Part of Nasser's opposition to the Baghdad Pact lay in the delivery of British arms to Iraq at a time when Egypt's own armoury was in dire need of modernization. The agreement with Britain on the bases, and especially the apparent American offer of support once it was completed, appeared to hold out what Nasser sought. But in the months that followed it was increasingly clear that neither country was keen to rearm Egypt, except on stringent terms concerning the use of any weapons supplied - in effect an attempt to link Egypt's foreign policy to that of the West (and to protect Israel) which was precisely what Egypt sought to avoid. For Egypt the situation was worsening, not just due to the Western arm twisting, but because of a more aggressive policy by Israel, concerned to flex their muscles in the face of the new regime in Egypt, allegedly to contain fedayeen guerilla raids against Israel. On 28 February 1955 there was a major raid against Egyptian troops in Gaza by Israeli forces, which to the suspicious Nasser smelled of collusion with the West to pressure Egypt. It redoubled his determination to acquire new arms, and also led him for the first time to encourage fedayeen attacks on Israel.


Shortly after this, in April 1955, Nasser went to the first non-aligned conference in Bandung, Indonesia, hosted by Sukarno. Nasser was the youngest leader present, and the meeting was to have an important impact on him. In itself the growth of the non-aligned movement was a response to a combination of the ending of formal imperialism and its apparent replacement by the Cold War, in which the United States and the Soviet Union appeared as rivals in wishing to extend their influence to the newly independent states. Among these emerging countries a few leaders were achieving a significance that transcended national boundaries, and at the same time seeking to come together to create a new movement, helping each other towards a more neutral international perspective, and a freer, fairer world. These were sentiments towards which Nasser instinctively felt drawn, even before he attended the famous non-aligned meeting at Bandung. There he met and was impressed, perhaps even a little awed, by India's Pandit Nehru, as well as China's Chou En-Uai, who suggested and then arranged for the subsequent arms deal with the Soviet Union. He also met another figure whose support was to be useful in subsequent years, Yugoslavia's Marshal Tito. Tito was to show him that links with the Soviet Union could be developed without the latter becoming the dominant partner in the relationship, as indeed it was never to do in Egypt in spite of its long and vital support to Nasser from 1956 until his death. Such men recognised Nasser's importance in the Middle East and treated him as an equal. He in turn felt the growing confidence to patronise the emerging figures, such as Kwame Nkrumah of Ghana, who in a number of ways aspired to be the Nasser of Africa, and whose name was often to evoke a similar response, whether positive or negative.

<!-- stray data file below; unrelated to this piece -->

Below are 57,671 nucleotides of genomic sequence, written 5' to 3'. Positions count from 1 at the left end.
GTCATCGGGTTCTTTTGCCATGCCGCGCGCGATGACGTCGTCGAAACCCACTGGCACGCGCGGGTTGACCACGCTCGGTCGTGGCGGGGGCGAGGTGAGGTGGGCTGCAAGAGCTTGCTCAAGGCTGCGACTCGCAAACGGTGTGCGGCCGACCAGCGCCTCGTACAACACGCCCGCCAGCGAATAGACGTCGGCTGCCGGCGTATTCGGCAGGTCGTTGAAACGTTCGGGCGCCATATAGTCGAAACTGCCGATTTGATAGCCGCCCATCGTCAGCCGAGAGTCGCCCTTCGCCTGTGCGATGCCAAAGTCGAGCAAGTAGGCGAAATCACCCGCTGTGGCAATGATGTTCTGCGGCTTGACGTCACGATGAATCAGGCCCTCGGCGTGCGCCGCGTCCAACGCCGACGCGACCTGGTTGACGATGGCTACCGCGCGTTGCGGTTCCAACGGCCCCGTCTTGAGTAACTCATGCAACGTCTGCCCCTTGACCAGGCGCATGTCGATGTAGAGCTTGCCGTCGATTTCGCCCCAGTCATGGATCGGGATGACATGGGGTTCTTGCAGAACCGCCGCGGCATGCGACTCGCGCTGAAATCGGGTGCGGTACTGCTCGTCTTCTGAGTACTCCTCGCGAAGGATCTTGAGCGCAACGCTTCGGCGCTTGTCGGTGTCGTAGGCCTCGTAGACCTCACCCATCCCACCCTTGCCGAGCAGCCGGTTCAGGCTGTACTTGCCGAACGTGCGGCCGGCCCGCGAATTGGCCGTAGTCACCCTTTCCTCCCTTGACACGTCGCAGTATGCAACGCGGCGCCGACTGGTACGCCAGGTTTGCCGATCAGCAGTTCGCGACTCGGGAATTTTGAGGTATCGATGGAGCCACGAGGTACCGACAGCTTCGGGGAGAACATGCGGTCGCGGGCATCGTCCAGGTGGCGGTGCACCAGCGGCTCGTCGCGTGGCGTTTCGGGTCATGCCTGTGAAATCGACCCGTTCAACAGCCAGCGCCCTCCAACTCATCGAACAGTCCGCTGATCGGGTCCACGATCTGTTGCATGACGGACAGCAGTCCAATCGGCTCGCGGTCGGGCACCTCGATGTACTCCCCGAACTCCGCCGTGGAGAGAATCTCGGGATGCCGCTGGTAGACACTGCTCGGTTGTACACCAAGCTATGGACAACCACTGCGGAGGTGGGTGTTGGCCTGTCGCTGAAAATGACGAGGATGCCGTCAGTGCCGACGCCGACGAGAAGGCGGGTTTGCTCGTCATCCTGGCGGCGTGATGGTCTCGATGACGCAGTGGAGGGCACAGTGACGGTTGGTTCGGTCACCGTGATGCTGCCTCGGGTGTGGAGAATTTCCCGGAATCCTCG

The most important immediate outcome of Bandung was the Soviet arms deal which, in a scarcely veiled effort to soften the hostility of the West, was nominally with Czechoslovakia. The Soviet Union showed an initial caution, for her penetration of the Middle East was in reality far less than that depicted by Western scaremongers, while the RCC had taken a tough line with Egyptian communists. But Soviet foreign policy was as much opportunistic as ideological: Egypt seemed too good an opportunity to miss, and a deal was offered on easy terms. Even so Nasser tried to use it as a bargaining card with his preferred suppliers in the West, and waited two months for them to change their policy. But the West now accused Nasser of blackmailing them with threats, just as he had criticized their original terms for supplying him with arms, and they held up their hands in horror when in September 1955 the “Czech” arms deal finally went through. After it Nasser remarked, “We would have preferred to deal with the West, but for us it was a matter of life and death.”